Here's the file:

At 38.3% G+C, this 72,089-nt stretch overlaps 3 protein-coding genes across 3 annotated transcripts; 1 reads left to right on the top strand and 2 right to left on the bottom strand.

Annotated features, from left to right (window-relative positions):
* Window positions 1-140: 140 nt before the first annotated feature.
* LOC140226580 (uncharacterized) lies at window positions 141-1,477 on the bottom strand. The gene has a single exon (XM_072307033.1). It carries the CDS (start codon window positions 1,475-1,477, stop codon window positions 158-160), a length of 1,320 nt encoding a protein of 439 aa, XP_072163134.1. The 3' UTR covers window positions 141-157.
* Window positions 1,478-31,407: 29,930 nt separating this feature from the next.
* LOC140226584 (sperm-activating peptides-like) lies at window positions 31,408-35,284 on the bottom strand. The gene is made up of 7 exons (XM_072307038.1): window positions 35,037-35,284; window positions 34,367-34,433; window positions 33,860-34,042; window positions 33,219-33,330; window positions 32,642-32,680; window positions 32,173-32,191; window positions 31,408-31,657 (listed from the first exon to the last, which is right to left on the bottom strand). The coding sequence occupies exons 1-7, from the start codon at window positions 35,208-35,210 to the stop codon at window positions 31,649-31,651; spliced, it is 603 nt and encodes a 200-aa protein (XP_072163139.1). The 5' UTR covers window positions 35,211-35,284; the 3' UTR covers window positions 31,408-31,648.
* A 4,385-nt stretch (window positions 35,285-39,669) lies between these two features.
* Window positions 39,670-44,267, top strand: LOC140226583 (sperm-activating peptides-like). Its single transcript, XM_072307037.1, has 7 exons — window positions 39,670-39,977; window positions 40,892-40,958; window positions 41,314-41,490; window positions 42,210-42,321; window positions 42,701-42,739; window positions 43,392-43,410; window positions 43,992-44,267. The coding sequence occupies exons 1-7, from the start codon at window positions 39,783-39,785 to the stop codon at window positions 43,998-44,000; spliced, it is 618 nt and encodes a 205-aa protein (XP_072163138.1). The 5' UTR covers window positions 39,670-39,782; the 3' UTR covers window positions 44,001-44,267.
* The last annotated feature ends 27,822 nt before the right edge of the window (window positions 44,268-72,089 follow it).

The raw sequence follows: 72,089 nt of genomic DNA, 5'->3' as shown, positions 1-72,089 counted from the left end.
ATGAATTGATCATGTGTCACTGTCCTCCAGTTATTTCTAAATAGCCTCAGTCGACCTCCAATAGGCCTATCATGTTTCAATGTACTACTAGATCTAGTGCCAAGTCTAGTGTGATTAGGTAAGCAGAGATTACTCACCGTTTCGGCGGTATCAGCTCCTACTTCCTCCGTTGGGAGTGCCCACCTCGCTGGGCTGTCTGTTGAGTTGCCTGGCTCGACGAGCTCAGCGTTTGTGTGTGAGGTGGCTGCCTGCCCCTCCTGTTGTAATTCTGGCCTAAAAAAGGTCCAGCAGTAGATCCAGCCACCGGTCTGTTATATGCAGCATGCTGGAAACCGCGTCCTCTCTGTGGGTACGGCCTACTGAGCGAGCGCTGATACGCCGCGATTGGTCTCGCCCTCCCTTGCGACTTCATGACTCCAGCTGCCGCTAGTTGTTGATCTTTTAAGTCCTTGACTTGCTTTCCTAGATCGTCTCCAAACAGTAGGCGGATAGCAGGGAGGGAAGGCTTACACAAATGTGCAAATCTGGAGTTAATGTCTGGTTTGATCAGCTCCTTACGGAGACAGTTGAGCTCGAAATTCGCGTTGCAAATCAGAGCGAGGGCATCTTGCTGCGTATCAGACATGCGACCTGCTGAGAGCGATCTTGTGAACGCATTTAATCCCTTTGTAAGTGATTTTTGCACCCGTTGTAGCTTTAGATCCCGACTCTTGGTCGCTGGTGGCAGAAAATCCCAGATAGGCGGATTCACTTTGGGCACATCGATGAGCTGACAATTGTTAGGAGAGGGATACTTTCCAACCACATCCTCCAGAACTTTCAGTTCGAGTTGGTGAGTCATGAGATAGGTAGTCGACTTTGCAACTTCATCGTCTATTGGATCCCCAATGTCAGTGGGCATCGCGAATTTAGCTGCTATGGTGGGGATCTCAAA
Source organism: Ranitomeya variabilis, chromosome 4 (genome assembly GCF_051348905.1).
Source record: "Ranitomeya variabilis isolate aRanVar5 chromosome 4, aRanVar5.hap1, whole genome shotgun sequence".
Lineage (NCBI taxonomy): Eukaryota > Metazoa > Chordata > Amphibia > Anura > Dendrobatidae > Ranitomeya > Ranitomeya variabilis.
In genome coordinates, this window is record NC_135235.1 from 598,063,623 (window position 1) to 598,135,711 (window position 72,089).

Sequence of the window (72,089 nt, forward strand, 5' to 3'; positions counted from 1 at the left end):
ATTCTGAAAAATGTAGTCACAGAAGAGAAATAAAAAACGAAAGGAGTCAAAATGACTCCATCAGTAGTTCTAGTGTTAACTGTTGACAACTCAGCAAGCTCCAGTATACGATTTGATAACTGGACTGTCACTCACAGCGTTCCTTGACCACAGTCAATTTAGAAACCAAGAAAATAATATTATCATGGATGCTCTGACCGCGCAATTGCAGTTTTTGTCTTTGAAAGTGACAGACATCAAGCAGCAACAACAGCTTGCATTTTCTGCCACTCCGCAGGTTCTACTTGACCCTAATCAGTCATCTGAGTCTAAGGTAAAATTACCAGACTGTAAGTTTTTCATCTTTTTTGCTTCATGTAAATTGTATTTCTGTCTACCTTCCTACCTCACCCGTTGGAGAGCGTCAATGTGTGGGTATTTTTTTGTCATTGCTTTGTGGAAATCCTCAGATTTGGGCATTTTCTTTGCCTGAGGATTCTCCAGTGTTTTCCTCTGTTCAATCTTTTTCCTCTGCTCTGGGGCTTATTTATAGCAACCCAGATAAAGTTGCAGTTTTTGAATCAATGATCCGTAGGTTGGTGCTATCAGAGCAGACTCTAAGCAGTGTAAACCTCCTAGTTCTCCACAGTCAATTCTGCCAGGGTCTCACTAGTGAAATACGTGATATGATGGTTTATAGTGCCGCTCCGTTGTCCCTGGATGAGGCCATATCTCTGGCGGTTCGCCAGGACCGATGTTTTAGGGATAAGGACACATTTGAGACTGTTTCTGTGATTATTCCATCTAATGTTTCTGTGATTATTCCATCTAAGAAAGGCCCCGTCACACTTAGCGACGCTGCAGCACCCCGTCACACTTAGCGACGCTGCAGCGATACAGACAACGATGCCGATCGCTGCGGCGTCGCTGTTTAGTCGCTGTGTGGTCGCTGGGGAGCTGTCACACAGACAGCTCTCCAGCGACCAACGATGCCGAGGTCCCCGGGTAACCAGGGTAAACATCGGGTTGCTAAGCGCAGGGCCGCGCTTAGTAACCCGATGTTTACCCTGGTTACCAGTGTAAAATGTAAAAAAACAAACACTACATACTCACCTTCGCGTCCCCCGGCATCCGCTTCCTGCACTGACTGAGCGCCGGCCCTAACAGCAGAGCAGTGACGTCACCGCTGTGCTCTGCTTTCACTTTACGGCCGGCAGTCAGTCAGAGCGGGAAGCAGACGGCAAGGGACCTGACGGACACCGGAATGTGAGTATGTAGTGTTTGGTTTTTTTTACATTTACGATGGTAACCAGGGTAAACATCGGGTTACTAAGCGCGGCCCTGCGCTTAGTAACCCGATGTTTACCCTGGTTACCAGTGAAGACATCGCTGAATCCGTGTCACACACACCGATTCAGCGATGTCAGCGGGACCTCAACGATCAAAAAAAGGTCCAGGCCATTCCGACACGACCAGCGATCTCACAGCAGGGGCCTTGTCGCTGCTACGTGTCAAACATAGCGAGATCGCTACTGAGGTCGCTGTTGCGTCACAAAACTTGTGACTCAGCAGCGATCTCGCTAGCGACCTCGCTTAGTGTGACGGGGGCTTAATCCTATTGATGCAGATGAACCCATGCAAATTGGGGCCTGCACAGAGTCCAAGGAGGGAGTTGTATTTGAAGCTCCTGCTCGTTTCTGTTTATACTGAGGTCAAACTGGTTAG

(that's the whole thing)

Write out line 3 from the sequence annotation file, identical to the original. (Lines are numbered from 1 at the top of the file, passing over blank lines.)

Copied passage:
* Window positions 1-140: 140 nt before the first annotated feature.